Then I get scratchy when I hear the words mastery, motivation, personal best, inspire, disrupt. Show me the leaders in lethargy, excellent examples of ennui, successful sloths, wonderful worriers. These are my people. To mangle Kerouac: the only ones for me are the crazies, the Bukowski drunks, the shabby, the borderline criminals, the drop outs, the dribblers, those grungy, suffering, unshaven cats who get thrown out of the best parties, the ones who always yawn out loud, the rambling, boisterous messes who convey every sloppy human emotion on their cracking apart faces. These are the people who make me feel good about myself, as I hide away at home reading, not wanting to face the world or climb any ladders.
Growing up into a cranky old cat lady, I’m pondering the autumn and winter of my life with a countenance that moves. As I slip under the radar with a face that loses its sheen every day, I think I like my mangy self best.
Here’s to the magnificent 78’ers, those brave souls who stood up for their rights and tonight celebrate 40 years of Sydney Mardi Gras. These civil rights champions were brutally bashed, arrested, taunted and harassed and still they marched for their friends, for the freedom to be their magnificent selves, for equality, for ‘the love that dare not speak its name.’ Thank you to the warriors who fought for the freedom to love freely and to be equal citizens. Rainbow beauties I salute your courage. Your selfless actions made Sydney a more fun, more colourful and more inclusive place. I can’t imagine dancing on Oxford Street in 1983 without you.
As I hope for glitter not blood on the streets tonight, I’m shedding a few tears for the beautiful loved ones we lost when AIDS ripped through our lives in the 80s and 90s. I know tonight they will be there in spirit. I’m also thinking of the people who work so hard for Bobby Goldsmith and ACON and my friends decorating floats. Party on beauties. I feel nothing but love and pride when I see you shining.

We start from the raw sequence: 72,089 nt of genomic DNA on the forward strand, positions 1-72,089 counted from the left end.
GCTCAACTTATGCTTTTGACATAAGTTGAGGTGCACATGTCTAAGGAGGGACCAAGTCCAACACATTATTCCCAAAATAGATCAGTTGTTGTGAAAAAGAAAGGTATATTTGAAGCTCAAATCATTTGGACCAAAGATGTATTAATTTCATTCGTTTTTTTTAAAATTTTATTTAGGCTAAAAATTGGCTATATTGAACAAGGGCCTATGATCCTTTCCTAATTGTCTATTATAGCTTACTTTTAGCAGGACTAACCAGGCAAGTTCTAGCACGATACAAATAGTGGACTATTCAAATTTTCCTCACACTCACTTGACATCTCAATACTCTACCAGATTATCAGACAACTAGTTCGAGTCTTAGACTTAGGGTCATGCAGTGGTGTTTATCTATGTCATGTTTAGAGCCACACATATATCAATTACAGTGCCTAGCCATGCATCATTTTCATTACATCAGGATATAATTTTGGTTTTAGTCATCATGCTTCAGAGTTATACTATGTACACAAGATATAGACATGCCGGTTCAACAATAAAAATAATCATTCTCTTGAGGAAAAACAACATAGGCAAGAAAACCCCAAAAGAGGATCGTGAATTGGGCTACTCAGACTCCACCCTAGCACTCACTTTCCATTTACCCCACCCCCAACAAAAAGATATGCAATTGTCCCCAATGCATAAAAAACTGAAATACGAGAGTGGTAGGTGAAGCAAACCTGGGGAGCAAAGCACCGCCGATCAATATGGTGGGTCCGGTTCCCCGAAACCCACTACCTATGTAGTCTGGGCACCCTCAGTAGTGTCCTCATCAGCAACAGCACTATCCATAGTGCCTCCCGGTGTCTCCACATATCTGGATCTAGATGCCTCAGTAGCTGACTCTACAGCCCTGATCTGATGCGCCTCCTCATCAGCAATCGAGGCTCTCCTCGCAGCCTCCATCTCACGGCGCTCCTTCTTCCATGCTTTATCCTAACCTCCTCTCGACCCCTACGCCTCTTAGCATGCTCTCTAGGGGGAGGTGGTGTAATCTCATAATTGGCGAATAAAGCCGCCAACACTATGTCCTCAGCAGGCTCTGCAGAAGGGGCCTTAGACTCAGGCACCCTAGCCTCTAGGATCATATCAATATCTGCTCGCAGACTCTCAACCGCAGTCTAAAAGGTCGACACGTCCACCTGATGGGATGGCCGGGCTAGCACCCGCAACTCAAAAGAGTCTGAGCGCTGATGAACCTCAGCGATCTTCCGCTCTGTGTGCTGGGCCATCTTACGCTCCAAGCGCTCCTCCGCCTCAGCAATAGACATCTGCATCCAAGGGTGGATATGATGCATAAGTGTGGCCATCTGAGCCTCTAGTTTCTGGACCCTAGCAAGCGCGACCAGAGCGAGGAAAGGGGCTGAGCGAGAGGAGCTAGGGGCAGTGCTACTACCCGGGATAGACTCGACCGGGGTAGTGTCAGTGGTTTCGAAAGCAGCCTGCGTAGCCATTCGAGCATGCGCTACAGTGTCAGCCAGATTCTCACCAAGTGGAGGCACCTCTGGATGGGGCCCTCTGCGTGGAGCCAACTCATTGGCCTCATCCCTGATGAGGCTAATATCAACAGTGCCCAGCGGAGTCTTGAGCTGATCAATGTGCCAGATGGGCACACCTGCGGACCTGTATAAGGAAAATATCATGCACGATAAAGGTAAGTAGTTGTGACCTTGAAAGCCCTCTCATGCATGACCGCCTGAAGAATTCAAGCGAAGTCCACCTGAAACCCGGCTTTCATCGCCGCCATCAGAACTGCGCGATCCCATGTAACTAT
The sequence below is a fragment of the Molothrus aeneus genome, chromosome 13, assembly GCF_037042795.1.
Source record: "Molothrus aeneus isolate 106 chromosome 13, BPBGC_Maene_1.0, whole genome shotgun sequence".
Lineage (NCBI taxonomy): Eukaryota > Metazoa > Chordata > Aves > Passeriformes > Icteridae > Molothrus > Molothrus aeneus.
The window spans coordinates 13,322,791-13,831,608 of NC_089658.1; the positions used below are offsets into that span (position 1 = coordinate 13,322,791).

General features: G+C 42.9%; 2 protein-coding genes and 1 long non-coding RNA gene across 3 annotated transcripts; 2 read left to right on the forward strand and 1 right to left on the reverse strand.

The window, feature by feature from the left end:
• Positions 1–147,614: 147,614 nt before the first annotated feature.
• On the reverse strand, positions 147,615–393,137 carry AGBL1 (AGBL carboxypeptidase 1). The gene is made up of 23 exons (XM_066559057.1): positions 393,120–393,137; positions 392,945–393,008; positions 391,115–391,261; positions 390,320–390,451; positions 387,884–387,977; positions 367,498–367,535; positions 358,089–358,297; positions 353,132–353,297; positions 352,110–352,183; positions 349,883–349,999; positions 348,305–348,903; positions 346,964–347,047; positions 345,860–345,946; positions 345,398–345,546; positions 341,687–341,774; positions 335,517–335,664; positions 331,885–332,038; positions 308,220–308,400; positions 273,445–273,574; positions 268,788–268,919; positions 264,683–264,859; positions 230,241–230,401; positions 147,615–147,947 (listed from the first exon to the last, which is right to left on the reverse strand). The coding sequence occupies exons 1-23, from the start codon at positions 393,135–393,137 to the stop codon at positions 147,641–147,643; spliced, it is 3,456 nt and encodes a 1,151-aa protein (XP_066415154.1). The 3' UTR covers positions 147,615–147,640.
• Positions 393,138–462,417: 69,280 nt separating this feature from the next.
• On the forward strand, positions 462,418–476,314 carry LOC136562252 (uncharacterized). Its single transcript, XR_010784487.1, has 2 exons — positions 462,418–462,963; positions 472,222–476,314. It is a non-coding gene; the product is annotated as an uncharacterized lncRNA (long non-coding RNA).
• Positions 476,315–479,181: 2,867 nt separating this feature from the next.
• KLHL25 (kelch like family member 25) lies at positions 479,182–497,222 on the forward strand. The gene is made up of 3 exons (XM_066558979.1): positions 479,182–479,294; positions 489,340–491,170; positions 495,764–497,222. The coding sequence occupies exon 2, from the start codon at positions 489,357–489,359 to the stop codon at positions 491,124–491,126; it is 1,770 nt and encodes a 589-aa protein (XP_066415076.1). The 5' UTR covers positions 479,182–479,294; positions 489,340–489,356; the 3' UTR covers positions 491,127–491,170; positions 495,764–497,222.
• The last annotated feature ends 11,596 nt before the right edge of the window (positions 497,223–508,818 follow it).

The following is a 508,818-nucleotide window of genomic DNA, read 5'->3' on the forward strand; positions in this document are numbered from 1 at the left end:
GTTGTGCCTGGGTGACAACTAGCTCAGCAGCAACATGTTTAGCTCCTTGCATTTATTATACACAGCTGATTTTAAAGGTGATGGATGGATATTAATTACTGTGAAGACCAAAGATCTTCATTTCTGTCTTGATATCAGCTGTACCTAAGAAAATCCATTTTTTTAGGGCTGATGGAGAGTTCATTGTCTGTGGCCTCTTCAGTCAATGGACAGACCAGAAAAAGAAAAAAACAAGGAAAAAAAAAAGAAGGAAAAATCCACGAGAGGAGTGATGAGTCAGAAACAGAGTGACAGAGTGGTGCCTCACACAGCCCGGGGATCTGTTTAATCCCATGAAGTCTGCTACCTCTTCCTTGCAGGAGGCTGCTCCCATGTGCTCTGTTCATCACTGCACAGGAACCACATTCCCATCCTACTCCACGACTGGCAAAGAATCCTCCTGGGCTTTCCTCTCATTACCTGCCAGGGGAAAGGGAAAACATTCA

Adding water to plastic flowers in a vase
Putting the TV remote in your handbag
Storing cutlery under the pillow
Folding undies and carefully placing them in the fridge
Dementia is my mum’s gift to me. She can’t remember what my children are doing this week, but I’m hearing loads of stories of her long ago boyfriends before my dad.
Dementia is my mum in tears when she can’t remember how to listen to phone messages
Dementia is 4am phone calls when she can’t remember if it’s my sister’s birthday or her wedding anniversary today
Dementia is finding pleasure in patting a kitten for hours at a time
Dementia is not knowing about Facebook or Snapchat or being contactable 24/7
Dementia is driving to the favourite places of my mum’s childhood
Dementia is sitting quietly doing puzzles that aren’t challenging
Dementia is telling all the staff in her nursing home that she is Polish, when her grandmothers were Irish and Welsh and her parents were born in Australia
Dementia is keeping her here long enough to value and appreciate and say thank you and goodbye
We have been gay
Going our way
Life has been beautiful
We have been young
After you’ve gone
Life will go on
Like an old song we have sung
When I grow too old to dream
I’ll have you to remember
When I grow too old to dream
Your love will live in my heart
So kiss me my sweet
And so let us part
And when I grow too old to dream
That kiss will live in my heart